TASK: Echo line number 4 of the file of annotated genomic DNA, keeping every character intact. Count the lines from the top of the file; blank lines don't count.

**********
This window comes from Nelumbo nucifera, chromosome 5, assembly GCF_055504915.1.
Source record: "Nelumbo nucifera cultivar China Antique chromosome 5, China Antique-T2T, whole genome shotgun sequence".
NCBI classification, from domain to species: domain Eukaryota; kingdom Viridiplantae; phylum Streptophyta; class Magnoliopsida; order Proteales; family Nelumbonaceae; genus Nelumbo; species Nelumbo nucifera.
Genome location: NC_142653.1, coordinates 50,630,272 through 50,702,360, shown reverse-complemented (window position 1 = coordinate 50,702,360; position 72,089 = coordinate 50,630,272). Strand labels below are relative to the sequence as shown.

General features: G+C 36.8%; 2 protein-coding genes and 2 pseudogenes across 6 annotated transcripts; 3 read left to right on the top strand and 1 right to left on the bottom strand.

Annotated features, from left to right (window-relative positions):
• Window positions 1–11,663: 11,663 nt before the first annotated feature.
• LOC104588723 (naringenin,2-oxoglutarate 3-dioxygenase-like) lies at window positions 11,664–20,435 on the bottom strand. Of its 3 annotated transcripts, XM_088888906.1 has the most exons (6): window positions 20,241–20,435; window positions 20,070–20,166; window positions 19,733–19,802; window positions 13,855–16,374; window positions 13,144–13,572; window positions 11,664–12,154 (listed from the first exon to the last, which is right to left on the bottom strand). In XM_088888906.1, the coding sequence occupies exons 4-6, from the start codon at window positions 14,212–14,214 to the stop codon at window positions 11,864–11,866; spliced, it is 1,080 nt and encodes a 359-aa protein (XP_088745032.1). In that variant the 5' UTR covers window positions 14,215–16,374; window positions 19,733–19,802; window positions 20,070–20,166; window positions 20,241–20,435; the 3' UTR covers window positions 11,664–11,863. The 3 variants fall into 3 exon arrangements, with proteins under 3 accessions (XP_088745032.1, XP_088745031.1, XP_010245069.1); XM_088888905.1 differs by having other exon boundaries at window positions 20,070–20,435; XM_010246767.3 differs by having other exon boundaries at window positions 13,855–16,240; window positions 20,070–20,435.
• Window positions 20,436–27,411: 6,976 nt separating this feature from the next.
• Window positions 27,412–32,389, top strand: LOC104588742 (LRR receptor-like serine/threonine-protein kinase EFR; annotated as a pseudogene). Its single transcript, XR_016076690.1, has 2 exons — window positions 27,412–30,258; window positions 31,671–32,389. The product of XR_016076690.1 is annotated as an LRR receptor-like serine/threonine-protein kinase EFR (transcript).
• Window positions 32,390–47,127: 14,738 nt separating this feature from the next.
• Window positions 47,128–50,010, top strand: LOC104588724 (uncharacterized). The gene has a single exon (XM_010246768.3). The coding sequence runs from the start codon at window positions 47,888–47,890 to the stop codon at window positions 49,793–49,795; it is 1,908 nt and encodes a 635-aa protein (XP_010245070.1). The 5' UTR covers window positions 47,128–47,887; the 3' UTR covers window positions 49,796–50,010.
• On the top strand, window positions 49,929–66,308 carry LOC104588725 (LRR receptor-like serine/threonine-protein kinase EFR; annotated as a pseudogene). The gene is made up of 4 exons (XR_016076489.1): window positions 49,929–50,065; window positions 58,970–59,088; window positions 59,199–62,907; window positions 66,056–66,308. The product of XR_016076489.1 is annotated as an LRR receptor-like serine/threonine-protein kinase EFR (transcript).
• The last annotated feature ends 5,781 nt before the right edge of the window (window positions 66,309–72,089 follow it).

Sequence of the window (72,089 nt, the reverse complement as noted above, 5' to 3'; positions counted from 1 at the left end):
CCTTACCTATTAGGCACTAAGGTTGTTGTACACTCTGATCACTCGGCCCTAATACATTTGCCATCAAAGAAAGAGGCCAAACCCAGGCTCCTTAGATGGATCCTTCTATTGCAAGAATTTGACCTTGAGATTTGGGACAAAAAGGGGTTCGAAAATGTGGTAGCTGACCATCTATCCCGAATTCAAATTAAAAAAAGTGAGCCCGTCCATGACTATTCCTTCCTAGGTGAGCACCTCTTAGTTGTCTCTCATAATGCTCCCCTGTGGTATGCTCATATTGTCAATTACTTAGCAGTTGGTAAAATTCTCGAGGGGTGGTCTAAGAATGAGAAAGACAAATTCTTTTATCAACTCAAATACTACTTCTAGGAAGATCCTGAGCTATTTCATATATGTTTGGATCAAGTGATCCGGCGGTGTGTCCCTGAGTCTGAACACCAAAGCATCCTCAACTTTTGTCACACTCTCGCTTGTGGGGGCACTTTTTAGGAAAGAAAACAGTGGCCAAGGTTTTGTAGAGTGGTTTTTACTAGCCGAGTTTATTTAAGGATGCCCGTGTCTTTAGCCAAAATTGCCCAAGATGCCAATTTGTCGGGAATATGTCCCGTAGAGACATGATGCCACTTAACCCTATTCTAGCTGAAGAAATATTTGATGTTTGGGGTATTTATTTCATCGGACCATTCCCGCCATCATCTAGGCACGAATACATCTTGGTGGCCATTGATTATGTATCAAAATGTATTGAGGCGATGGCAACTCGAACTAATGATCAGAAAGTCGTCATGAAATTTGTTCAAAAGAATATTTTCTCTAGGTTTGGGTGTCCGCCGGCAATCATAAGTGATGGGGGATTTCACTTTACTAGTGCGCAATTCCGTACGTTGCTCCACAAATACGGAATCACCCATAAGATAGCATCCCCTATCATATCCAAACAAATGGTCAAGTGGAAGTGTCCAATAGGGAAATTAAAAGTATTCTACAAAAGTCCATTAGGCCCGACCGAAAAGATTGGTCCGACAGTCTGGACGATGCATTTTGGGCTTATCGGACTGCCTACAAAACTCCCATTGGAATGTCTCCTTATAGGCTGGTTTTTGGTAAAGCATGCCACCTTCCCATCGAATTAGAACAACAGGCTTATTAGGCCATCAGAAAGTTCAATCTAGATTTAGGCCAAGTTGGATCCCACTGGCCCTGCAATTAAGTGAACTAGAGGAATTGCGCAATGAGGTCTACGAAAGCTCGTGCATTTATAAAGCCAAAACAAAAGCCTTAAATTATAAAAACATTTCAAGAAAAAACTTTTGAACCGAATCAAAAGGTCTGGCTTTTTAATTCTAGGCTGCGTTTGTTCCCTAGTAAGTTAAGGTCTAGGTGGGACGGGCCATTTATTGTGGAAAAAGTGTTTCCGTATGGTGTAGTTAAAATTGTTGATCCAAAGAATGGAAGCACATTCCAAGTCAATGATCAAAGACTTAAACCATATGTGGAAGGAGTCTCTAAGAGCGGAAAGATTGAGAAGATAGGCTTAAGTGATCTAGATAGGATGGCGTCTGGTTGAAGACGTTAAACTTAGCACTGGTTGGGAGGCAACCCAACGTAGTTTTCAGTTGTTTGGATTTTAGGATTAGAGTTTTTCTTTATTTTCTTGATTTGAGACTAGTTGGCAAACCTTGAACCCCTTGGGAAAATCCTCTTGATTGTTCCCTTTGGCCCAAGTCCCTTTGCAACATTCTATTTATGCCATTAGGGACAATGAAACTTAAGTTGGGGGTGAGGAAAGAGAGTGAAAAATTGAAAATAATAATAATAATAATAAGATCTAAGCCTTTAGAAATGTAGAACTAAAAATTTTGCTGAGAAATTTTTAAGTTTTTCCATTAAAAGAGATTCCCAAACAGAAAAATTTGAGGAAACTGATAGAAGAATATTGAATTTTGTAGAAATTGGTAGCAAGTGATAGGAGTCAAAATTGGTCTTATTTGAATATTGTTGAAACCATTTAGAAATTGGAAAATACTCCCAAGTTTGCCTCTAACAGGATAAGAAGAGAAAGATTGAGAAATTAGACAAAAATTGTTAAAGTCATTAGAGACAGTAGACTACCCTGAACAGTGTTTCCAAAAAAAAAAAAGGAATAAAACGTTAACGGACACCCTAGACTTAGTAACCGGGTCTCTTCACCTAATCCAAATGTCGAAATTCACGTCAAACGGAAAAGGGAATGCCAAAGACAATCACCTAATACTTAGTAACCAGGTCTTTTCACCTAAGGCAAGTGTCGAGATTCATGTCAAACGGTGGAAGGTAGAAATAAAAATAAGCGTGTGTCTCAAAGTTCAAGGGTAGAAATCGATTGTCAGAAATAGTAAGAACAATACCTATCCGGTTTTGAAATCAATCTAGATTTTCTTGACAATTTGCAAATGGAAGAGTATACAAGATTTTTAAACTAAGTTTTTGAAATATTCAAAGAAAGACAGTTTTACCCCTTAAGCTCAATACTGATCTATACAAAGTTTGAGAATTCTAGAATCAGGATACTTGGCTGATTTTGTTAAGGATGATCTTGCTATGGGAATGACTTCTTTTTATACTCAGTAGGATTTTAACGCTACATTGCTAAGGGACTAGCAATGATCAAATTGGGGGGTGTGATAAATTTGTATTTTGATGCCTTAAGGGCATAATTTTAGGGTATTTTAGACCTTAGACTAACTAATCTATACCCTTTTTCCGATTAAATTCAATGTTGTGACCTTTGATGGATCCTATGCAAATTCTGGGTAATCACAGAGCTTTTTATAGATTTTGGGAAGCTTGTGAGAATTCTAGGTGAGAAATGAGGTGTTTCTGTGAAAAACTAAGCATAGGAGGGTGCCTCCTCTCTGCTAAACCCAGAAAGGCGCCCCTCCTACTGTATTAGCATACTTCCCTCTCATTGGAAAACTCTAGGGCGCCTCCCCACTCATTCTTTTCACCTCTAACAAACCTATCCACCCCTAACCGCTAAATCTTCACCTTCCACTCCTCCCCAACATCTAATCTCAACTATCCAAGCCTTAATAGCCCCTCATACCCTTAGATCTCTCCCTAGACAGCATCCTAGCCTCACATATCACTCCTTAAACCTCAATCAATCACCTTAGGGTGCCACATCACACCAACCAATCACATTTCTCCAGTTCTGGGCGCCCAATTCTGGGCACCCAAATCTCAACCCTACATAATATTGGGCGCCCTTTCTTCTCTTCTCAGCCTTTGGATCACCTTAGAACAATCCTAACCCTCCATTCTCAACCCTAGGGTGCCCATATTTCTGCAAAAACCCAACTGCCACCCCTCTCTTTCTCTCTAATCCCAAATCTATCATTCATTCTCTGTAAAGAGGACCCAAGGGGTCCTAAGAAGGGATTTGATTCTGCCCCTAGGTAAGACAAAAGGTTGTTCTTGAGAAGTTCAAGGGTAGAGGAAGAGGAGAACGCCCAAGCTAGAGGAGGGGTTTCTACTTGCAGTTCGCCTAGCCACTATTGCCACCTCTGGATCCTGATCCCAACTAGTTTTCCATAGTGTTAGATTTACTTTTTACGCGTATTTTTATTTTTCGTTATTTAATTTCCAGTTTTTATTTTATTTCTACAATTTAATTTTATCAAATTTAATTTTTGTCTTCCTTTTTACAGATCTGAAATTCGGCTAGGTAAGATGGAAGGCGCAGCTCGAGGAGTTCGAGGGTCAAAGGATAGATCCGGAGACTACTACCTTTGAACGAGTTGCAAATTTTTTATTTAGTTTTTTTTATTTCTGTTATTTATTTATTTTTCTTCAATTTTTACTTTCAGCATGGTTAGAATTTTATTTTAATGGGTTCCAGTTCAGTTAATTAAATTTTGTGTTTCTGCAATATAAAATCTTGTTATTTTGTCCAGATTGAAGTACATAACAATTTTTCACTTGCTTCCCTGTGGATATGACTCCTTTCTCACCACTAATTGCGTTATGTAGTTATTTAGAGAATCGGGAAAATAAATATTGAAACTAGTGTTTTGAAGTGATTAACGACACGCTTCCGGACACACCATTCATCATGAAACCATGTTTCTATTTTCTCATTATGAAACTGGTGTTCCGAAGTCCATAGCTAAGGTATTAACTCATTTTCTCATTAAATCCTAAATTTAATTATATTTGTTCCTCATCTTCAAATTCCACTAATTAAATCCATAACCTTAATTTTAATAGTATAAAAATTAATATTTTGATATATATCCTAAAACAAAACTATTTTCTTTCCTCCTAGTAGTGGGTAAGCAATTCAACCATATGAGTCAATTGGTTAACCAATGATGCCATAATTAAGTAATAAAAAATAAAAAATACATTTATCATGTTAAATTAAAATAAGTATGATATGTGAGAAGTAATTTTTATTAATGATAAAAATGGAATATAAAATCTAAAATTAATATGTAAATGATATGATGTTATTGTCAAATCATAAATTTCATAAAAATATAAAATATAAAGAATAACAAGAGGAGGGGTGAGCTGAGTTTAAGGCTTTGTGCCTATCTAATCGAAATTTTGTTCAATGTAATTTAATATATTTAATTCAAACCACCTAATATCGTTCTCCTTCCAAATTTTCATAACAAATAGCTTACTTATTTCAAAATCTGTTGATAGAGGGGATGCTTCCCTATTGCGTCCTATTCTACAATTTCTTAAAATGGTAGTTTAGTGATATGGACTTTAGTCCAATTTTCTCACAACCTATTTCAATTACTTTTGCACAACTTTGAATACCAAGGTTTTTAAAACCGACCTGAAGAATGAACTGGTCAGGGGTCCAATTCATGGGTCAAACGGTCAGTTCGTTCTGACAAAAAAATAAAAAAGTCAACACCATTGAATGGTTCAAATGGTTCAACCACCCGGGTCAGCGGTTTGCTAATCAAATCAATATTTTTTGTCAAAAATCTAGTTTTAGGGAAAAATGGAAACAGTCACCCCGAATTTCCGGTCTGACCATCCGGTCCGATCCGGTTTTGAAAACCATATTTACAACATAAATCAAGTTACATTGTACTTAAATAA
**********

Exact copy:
Genome location: NC_142653.1, coordinates 50,630,272 through 50,702,360, shown reverse-complemented (window position 1 = coordinate 50,702,360; position 72,089 = coordinate 50,630,272). Strand labels below are relative to the sequence as shown.